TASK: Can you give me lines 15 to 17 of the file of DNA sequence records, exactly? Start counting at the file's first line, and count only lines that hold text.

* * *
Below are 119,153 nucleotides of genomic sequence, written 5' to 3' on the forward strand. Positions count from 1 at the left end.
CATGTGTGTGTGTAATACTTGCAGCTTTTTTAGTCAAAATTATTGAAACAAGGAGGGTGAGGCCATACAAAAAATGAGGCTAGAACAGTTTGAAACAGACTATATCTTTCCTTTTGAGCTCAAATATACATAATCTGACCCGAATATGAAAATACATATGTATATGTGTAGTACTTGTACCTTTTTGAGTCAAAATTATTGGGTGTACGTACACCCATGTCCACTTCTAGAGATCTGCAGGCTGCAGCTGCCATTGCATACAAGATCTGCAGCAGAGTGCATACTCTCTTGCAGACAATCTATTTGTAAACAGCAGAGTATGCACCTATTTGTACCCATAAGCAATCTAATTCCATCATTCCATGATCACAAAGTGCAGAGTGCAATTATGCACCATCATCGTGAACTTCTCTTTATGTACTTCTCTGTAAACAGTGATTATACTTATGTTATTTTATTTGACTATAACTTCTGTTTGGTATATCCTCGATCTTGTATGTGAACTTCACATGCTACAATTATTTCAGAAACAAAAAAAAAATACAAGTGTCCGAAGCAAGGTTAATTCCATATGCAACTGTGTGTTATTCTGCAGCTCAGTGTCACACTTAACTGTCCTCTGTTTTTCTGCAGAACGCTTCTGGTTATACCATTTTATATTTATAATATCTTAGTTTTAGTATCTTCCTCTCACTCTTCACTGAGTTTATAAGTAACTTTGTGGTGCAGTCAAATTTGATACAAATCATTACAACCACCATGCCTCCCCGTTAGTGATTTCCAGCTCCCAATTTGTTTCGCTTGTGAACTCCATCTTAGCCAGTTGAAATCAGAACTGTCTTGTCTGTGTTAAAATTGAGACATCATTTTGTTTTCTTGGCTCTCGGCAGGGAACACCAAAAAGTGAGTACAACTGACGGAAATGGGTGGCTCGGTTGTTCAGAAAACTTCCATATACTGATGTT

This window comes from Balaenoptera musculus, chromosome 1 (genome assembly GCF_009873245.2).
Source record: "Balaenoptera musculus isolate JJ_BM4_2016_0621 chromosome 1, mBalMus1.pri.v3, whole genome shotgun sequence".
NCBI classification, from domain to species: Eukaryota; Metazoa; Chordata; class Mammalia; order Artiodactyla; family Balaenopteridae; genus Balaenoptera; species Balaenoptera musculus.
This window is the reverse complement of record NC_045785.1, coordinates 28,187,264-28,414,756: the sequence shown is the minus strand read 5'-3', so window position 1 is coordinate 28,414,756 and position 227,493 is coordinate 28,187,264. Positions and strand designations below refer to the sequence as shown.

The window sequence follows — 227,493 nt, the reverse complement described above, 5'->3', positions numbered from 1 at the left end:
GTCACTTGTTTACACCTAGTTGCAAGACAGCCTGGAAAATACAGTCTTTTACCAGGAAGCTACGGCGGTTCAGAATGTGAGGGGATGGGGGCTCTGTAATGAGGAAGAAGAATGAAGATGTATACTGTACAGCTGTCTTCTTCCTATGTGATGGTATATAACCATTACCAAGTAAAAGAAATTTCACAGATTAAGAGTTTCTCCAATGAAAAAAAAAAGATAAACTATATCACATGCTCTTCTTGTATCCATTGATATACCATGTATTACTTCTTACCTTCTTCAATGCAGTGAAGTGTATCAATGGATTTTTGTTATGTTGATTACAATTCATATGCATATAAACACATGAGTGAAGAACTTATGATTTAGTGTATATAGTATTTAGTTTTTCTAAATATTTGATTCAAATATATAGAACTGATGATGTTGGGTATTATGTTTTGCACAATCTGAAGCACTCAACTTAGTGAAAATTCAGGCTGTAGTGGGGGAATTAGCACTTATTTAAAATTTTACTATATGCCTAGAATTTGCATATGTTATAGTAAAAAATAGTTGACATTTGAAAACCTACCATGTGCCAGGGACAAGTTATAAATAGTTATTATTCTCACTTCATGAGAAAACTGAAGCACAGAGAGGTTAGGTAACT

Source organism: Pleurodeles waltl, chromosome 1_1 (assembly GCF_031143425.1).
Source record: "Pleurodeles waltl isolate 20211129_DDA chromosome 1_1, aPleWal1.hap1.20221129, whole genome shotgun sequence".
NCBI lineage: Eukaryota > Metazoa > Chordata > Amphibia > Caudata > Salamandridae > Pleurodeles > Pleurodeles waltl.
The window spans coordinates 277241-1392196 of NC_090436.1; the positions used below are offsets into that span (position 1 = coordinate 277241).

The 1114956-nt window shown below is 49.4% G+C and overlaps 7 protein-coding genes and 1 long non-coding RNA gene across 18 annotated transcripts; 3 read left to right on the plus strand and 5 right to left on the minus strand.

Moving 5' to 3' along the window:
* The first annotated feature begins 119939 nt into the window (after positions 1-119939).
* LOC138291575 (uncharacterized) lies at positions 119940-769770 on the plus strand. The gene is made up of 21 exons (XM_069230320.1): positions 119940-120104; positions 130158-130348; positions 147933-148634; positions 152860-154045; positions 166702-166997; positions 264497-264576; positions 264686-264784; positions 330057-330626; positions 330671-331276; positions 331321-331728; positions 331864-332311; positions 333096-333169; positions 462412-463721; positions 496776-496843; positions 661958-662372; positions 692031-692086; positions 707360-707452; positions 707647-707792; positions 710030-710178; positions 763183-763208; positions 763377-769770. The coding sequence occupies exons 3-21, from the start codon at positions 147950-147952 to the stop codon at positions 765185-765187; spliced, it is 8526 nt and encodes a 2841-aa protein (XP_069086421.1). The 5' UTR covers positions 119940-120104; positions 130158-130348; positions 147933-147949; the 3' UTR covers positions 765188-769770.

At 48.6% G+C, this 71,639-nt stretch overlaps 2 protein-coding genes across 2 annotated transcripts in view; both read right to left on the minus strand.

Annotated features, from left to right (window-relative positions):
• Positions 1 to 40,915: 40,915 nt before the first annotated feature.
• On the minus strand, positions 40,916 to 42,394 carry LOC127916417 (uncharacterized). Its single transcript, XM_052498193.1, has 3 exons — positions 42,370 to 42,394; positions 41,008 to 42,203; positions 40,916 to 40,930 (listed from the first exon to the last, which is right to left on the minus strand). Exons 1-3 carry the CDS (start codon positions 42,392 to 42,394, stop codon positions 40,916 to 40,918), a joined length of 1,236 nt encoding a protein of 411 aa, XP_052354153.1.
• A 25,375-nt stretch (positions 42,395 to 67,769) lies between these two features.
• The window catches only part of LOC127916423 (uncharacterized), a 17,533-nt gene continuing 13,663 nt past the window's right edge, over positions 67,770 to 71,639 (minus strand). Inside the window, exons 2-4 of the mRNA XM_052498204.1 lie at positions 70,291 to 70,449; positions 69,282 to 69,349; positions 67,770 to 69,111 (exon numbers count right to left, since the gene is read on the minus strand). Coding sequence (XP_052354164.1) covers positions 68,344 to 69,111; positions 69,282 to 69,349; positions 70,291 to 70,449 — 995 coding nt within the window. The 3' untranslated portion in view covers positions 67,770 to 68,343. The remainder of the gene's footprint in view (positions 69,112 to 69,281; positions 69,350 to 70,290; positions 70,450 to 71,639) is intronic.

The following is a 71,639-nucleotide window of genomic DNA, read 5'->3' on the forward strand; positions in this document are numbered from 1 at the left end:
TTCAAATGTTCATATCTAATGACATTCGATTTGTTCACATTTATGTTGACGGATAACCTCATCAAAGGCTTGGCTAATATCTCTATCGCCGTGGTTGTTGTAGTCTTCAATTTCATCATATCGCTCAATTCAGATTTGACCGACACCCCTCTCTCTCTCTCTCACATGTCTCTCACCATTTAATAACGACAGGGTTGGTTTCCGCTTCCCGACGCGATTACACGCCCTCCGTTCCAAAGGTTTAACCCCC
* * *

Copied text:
* The first annotated feature begins 119939 nt into the window (after positions 1-119939).
* LOC138291575 (uncharacterized) lies at positions 119940-769770 on the plus strand. The gene is made up of 21 exons (XM_069230320.1): positions 119940-120104; positions 130158-130348; positions 147933-148634; positions 152860-154045; positions 166702-166997; positions 264497-264576; positions 264686-264784; positions 330057-330626; positions 330671-331276; positions 331321-331728; positions 331864-332311; positions 333096-333169; positions 462412-463721; positions 496776-496843; positions 661958-662372; positions 692031-692086; positions 707360-707452; positions 707647-707792; positions 710030-710178; positions 763183-763208; positions 763377-769770. The coding sequence occupies exons 3-21, from the start codon at positions 147950-147952 to the stop codon at positions 765185-765187; spliced, it is 8526 nt and encodes a 2841-aa protein (XP_069086421.1). The 5' UTR covers positions 119940-120104; positions 130158-130348; positions 147933-147949; the 3' UTR covers positions 765188-769770.

At 48.6% G+C, this 71,639-nt stretch overlaps 2 protein-coding genes across 2 annotated transcripts in view; both read right to left on the minus strand.